1. For infants born before 29 weeks gestation, the use of enteral docosahexaenoic acid (DHA) until 36 weeks of postpartum age was associated with a higher full-scale intelligence quotient (FSIQ) score at five years of age.
2. Adverse events were similar between infants who received 60mg of docosahexaenoic acid per kilogram of body weight and those who received a control emulsion.
Evidence Rating Level: 1 (Excellent)
Study Rundown: Children who are born preterm are more likely to have lower cognitive scores and a higher risk of cognitive impairment than children born at full term. Infants born at the earliest gestational age are often deprived of the placental supply of DHA, which makes up approximately 30% of the lipid content of the brain. Current practice for preterm infants is to provide 20mg of DHA per kilogram of body weight per day, and previous trials have determined mostly null effects, but suggest a potential benefit for language at 18 to 22 months of corrected age. However, there is a gap in knowledge as to understanding the general cognitive functioning of infants born before 29 weeks’ gestation who utilized DHA. Overall, this study found that enteral emulsion of DHA at a dose of 60mg per kilogram per day was associated with a modestly higher FSIQ score at five years of age than those who received a control emulsion. This study was limited by higher-than-anticipated attrition and a range of ages at assessment that was wider than planned. Nevertheless, these findings are significant, as they demonstrate that supplementation of 60mg of DHA per kilogram per day for preterm infants born before 29 weeks gestation should be utilized to approximate the fetal required rate.
Relevant Reading: Docosahexaenoic Acid and Bronchopulmonary Dysplasia in Preterm Infants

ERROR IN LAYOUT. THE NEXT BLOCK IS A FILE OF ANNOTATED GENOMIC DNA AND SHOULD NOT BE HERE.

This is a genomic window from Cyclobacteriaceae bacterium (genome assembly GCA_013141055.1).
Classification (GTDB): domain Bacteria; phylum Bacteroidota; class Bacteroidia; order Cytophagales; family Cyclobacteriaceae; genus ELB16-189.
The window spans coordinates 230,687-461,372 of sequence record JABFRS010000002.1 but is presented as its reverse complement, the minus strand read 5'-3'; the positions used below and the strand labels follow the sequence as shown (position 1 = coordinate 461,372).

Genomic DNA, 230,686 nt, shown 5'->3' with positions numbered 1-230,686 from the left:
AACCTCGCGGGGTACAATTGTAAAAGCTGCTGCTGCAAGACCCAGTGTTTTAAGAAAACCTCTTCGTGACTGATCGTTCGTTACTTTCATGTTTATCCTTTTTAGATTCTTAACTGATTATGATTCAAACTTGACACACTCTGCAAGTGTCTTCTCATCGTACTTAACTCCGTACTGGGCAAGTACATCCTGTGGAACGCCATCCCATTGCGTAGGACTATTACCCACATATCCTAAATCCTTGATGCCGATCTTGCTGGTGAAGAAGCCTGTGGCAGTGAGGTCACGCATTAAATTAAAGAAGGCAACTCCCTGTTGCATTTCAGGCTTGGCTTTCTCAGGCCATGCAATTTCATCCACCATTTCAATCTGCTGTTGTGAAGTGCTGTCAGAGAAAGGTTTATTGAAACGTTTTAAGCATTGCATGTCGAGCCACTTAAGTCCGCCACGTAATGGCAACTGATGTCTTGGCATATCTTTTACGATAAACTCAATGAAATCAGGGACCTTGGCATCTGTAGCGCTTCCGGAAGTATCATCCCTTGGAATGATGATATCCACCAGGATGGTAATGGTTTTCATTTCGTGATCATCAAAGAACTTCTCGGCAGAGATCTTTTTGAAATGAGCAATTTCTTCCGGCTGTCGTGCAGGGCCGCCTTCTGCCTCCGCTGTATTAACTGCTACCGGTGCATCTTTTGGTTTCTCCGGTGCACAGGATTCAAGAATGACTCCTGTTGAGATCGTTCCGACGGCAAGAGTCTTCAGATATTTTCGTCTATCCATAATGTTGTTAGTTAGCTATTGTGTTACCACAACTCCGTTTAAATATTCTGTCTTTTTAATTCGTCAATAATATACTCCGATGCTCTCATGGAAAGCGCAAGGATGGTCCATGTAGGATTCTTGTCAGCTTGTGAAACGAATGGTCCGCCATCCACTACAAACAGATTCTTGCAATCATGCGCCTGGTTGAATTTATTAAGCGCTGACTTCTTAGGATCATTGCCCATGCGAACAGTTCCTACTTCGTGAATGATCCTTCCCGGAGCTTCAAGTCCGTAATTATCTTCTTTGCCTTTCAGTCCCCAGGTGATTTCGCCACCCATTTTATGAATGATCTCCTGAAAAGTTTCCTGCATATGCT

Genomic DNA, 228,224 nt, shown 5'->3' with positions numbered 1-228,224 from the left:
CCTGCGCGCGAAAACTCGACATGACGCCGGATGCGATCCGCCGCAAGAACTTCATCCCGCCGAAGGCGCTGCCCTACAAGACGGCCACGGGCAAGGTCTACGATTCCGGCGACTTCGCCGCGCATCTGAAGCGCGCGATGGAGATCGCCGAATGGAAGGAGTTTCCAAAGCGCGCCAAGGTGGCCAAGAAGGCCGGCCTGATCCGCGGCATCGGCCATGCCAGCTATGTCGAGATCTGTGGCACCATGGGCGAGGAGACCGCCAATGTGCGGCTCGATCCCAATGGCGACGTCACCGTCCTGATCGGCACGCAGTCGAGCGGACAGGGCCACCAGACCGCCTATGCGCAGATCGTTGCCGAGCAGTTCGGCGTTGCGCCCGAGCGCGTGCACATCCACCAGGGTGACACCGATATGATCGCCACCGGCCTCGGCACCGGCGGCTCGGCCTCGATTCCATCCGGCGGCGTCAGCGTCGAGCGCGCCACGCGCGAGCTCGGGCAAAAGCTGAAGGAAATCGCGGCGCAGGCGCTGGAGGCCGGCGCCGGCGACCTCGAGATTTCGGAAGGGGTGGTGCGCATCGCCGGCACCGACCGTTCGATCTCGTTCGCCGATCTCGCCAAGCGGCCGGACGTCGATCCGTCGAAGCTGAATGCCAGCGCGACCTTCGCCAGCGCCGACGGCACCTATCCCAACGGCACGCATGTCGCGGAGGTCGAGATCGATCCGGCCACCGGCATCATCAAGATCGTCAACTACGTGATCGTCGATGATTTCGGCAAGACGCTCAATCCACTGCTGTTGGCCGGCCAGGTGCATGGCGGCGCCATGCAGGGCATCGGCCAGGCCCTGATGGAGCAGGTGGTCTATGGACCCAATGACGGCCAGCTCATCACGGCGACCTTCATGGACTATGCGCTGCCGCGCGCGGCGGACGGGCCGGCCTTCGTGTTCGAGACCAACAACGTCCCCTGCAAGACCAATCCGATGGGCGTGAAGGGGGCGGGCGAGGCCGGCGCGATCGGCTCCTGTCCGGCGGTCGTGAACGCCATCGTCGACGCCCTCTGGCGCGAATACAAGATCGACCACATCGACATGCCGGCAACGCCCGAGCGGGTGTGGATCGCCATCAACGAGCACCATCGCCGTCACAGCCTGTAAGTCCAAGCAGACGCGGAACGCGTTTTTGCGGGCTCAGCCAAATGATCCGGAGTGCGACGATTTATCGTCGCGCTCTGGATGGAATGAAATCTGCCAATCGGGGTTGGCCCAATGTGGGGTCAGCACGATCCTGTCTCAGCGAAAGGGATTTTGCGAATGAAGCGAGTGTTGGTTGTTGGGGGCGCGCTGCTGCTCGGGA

In-Depth [randomized control trial]: This multicenter, blinded, parallel-group, randomized control trial evaluated the effect of DHA feeding on bronchopulmonary dysplasia, and the study designers developed this follow-up study to study IQ. Patients who had not been withdrawn from the original trial or had not died were eligible for the trial. Patients who did not fit these criteria were excluded from the study. The primary outcome measured was the FSIQ score, assessed at five years of corrected age with the Wechsler Preschool and Primary Scale of Intelligence, administered by a psychologist or by trained technicians under the supervision of a psychologist in a hospital, the family home, or a local community center. Outcomes in the primary analysis were assessed via an intention-to-treat basis and the use of generalized linear models. Based on the primary analysis, a total of 480 patients had an FSIQ score available, with 241 in the DHA group and 239 in the control group. The mean FSIQ score was 95.4 in the DHA group and 91.9 in the control group (adjusted difference 3.45; 95% Confidence Interval 0.38 to 6.53). Adverse events were similar in the two groups, and though three deaths occurred, they were deemed to be unrelated to DHA or to protocol-directed activities. Overall, this study demonstrated that in children who had been before 29 weeks’ gestation, the mean FSIQ score at five years of corrected age was approximately 3.5 points higher in those who had received supplemental DHA compared to those who had received a control emulsion.
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